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The Only Thing That Unites Us is a "Match"

 

Around 10 years ago, we started to adopt new ways of communicating, interacting, and connecting via social media and over the internet. The creation of web pages like MySpace or Hi5 set the foundation for current titans like Facebook and Instagram. In these social networks, it's normal to connect and communicate with people you know in real life and with individuals who have common interests.

 

Let us take a jump in time from 2003 to today, 2021.

 

WOOSH

 

With technology and internet access advancing steadily, human interactions have become mechanical and somewhat robotic on these social media platforms.

 

Nowadays, there are many different ways of expanding your social circles and meeting new people outside your bubble or comfort zone. There is a wide range of apps and communities available to serve these purposes, such as Facebook, Instagram, Snapchat, Tinder, Happn, and Bumble.

 

When starting a new interaction with a match or someone you have met online, there are the usual greetings, conversations about common topics, how long they've been using the application, and what they're hoping to get out of it. Then, after all the small talk, the conversation can go two ways: 1) chat more about common interests and get to know each other better, or 2) the other person could stop responding because they lost interest or found someone else. Keep in mind that the same could happen during in-person interactions.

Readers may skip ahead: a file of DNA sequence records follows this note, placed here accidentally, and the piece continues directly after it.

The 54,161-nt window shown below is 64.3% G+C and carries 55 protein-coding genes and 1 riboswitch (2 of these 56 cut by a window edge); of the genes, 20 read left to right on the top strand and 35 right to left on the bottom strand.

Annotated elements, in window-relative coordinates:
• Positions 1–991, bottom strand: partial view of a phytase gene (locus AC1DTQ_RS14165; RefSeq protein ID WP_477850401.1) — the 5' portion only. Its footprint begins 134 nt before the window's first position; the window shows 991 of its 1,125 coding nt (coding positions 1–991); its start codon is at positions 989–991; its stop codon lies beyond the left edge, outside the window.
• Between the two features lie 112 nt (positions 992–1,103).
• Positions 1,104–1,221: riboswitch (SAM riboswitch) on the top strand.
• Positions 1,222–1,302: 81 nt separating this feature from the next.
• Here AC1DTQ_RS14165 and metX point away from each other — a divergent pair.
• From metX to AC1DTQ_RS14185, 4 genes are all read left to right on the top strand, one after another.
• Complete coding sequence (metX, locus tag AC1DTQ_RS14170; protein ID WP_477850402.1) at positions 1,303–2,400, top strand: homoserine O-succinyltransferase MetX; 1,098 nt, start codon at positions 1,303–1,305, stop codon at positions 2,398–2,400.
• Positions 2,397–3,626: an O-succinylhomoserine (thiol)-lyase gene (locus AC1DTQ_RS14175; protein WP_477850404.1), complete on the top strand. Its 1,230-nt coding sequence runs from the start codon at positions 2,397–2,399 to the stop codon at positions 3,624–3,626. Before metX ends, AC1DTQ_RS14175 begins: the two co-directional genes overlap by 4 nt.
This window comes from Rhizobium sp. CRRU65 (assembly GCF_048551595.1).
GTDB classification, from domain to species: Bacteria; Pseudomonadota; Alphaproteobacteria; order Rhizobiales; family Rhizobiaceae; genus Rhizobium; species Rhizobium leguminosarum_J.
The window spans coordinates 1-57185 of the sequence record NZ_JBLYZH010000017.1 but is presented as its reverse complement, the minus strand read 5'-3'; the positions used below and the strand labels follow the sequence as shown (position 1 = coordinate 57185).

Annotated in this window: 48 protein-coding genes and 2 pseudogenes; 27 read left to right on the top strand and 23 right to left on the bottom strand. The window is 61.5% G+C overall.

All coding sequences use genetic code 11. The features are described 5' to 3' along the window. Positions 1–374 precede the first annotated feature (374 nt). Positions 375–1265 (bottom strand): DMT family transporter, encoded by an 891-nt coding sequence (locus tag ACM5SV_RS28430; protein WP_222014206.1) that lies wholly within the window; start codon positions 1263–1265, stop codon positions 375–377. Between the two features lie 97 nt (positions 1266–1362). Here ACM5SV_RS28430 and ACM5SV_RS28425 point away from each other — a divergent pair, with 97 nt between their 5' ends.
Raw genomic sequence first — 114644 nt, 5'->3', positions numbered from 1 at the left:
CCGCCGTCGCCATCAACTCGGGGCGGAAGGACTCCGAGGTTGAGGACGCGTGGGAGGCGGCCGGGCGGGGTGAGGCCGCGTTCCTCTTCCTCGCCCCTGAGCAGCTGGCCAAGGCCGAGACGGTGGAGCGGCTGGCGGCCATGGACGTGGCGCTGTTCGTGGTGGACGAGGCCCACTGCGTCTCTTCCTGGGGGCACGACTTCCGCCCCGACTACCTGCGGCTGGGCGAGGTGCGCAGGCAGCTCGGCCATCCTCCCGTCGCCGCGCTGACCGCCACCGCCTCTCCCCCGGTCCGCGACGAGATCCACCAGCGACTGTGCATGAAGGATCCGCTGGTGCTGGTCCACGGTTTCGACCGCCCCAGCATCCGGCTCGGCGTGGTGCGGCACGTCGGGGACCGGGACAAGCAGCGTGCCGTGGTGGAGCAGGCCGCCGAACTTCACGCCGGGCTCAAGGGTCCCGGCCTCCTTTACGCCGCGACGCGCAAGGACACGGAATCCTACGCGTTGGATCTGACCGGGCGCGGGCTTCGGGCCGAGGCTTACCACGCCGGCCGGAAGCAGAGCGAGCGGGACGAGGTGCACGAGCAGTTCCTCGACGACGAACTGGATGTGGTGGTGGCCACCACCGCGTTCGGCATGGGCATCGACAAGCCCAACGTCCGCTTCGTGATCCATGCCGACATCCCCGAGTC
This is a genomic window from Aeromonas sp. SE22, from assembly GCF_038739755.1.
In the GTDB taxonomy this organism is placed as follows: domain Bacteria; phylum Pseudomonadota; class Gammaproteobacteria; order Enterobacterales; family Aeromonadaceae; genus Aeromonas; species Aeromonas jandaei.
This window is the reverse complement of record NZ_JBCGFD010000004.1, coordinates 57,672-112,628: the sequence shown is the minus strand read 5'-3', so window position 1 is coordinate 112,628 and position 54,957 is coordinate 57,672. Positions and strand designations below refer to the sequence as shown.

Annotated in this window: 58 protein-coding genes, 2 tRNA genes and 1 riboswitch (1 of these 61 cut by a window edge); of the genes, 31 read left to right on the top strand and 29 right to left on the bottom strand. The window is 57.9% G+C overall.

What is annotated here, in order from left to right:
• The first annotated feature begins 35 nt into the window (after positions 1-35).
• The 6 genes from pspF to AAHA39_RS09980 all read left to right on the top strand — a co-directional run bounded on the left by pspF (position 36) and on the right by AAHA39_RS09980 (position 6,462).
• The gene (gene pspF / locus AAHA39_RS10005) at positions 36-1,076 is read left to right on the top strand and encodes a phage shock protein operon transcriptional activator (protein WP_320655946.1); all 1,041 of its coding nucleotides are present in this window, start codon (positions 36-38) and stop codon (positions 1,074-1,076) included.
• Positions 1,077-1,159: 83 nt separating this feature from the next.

These new ways of interacting and the digital mediums in which they take place create psychological conflicts for those involved, such as ending up with no "matches", having few interactions with others, being 'ghosted', or being left with no reply. These conflicts and situations leave us emotionally exposed, often affecting our self-confidence, self-esteem, and sense of self-worth. But know that these unsuccessful relationships or social interactions are not a significant loss; nor should they represent or be an attack on our self-esteem and self-worth.

 

While it's great to have these applications to meet potential partners and find what we are looking for, we must bear in mind that the only thing that unites you and the other person is an algorithmic or intentional match, nothing more and nothing less. There is no requirement, commitment, or agreement to continue with the interaction because of the match.

 

By this, I do not mean that the relationships we start online are disposable and meaningless, but by being exposed to a greater number of people or potential matches, the probability of rejection or finding a mismatch will also increase.

 

We must also keep in mind that the reasons to use these applications vary from person to person. For example:

  1. Meeting new people, connecting with others who have common interests and values
  2. Having fun and being social; simply going out for food, for a walk, grabbing coffee, or having a casual conversation with someone
  3. Finding a partner or someone with whom there is mutual interest

 

Not everyone you meet is going to be a good match. The goal is to learn from these relationships and interactions and continue to search until you match with the right person.

 

It is not your responsibility to manage the perceptions that others have of you, nor the decisions and actions they make.

 

Your responsibility is to manage yourself, focus on what you say and do, and continue to work on the areas that you want to improve about yourself.

 

Rejection hurts, liking someone and not being liked back hurts, having the other person leave during a date hurts, but how much it hurts and for how long is totally up to you.

 

Author - Carlos Curiel

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